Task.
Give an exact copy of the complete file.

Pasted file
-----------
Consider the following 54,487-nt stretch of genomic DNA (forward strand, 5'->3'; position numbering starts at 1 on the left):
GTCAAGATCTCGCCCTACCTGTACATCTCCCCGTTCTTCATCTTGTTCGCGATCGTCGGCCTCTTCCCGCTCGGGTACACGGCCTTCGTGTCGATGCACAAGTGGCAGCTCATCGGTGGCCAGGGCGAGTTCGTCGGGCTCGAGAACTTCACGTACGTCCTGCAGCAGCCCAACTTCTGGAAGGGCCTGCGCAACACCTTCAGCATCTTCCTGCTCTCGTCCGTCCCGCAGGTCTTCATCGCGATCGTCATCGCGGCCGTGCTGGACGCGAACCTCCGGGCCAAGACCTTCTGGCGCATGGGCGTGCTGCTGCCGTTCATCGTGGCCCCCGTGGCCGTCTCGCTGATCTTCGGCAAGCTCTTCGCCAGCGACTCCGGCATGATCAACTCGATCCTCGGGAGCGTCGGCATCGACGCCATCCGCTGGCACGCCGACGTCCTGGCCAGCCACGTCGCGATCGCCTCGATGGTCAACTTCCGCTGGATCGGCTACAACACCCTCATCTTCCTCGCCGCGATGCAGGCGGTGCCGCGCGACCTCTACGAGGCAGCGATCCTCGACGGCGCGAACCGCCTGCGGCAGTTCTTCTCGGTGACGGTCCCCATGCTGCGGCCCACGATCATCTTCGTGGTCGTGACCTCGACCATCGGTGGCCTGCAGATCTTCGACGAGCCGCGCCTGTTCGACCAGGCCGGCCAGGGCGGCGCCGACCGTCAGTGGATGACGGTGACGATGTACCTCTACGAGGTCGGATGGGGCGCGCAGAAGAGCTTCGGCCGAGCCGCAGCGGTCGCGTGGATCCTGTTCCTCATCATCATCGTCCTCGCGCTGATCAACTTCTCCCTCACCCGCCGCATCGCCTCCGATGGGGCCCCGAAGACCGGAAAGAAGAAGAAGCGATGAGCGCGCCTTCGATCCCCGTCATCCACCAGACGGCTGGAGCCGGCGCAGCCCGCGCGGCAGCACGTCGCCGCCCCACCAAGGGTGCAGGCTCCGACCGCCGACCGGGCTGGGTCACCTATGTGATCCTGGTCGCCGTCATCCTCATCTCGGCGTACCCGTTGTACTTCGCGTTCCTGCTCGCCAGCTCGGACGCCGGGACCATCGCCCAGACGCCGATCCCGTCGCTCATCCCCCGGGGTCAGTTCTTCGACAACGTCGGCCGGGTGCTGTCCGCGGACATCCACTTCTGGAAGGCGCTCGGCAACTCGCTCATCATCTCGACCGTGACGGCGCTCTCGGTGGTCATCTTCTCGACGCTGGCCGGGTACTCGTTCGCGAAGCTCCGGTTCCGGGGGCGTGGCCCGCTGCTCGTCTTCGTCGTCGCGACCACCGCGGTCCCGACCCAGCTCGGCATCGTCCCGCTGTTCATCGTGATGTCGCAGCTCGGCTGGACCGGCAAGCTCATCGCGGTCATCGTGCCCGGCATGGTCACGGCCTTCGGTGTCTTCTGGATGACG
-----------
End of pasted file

Consider the following 54,487-nt stretch of genomic DNA (forward strand, 5'->3'; position numbering starts at 1 on the left):
GTCAAGATCTCGCCCTACCTGTACATCTCCCCGTTCTTCATCTTGTTCGCGATCGTCGGCCTCTTCCCGCTCGGGTACACGGCCTTCGTGTCGATGCACAAGTGGCAGCTCATCGGTGGCCAGGGCGAGTTCGTCGGGCTCGAGAACTTCACGTACGTCCTGCAGCAGCCCAACTTCTGGAAGGGCCTGCGCAACACCTTCAGCATCTTCCTGCTCTCGTCCGTCCCGCAGGTCTTCATCGCGATCGTCATCGCGGCCGTGCTGGACGCGAACCTCCGGGCCAAGACCTTCTGGCGCATGGGCGTGCTGCTGCCGTTCATCGTGGCCCCCGTGGCCGTCTCGCTGATCTTCGGCAAGCTCTTCGCCAGCGACTCCGGCATGATCAACTCGATCCTCGGGAGCGTCGGCATCGACGCCATCCGCTGGCACGCCGACGTCCTGGCCAGCCACGTCGCGATCGCCTCGATGGTCAACTTCCGCTGGATCGGCTACAACACCCTCATCTTCCTCGCCGCGATGCAGGCGGTGCCGCGCGACCTCTACGAGGCAGCGATCCTCGACGGCGCGAACCGCCTGCGGCAGTTCTTCTCGGTGACGGTCCCCATGCTGCGGCCCACGATCATCTTCGTGGTCGTGACCTCGACCATCGGTGGCCTGCAGATCTTCGACGAGCCGCGCCTGTTCGACCAGGCCGGCCAGGGCGGCGCCGACCGTCAGTGGATGACGGTGACGATGTACCTCTACGAGGTCGGATGGGGCGCGCAGAAGAGCTTCGGCCGAGCCGCAGCGGTCGCGTGGATCCTGTTCCTCATCATCATCGTCCTCGCGCTGATCAACTTCTCCCTCACCCGCCGCATCGCCTCCGATGGGGCCCCGAAGACCGGAAAGAAGAAGAAGCGATGAGCGCGCCTTCGATCCCCGTCATCCACCAGACGGCTGGAGCCGGCGCAGCCCGCGCGGCAGCACGTCGCCGCCCCACCAAGGGTGCAGGCTCCGACCGCCGACCGGGCTGGGTCACCTATGTGATCCTGGTCGCCGTCATCCTCATCTCGGCGTACCCGTTGTACTTCGCGTTCCTGCTCGCCAGCTCGGACGCCGGGACCATCGCCCAGACGCCGATCCCGTCGCTCATCCCCCGGGGTCAGTTCTTCGACAACGTCGGCCGGGTGCTGTCCGCGGACATCCACTTCTGGAAGGCGCTCGGCAACTCGCTCATCATCTCGACCGTGACGGCGCTCTCGGTGGTCATCTTCTCGACGCTGGCCGGGTACTCGTTCGCGAAGCTCCGGTTCCGGGGGCGTGGCCCGCTGCTCGTCTTCGTCGTCGCGACCACCGCGGTCCCGACCCAGCTCGGCATCGTCCCGCTGTTCATCGTGATGTCGCAGCTCGGCTGGACCGGCAAGCTCATCGCGGTCATCGTGCCCGGCATGGTCACGGCCTTCGGTGTCTTCTGGATGACG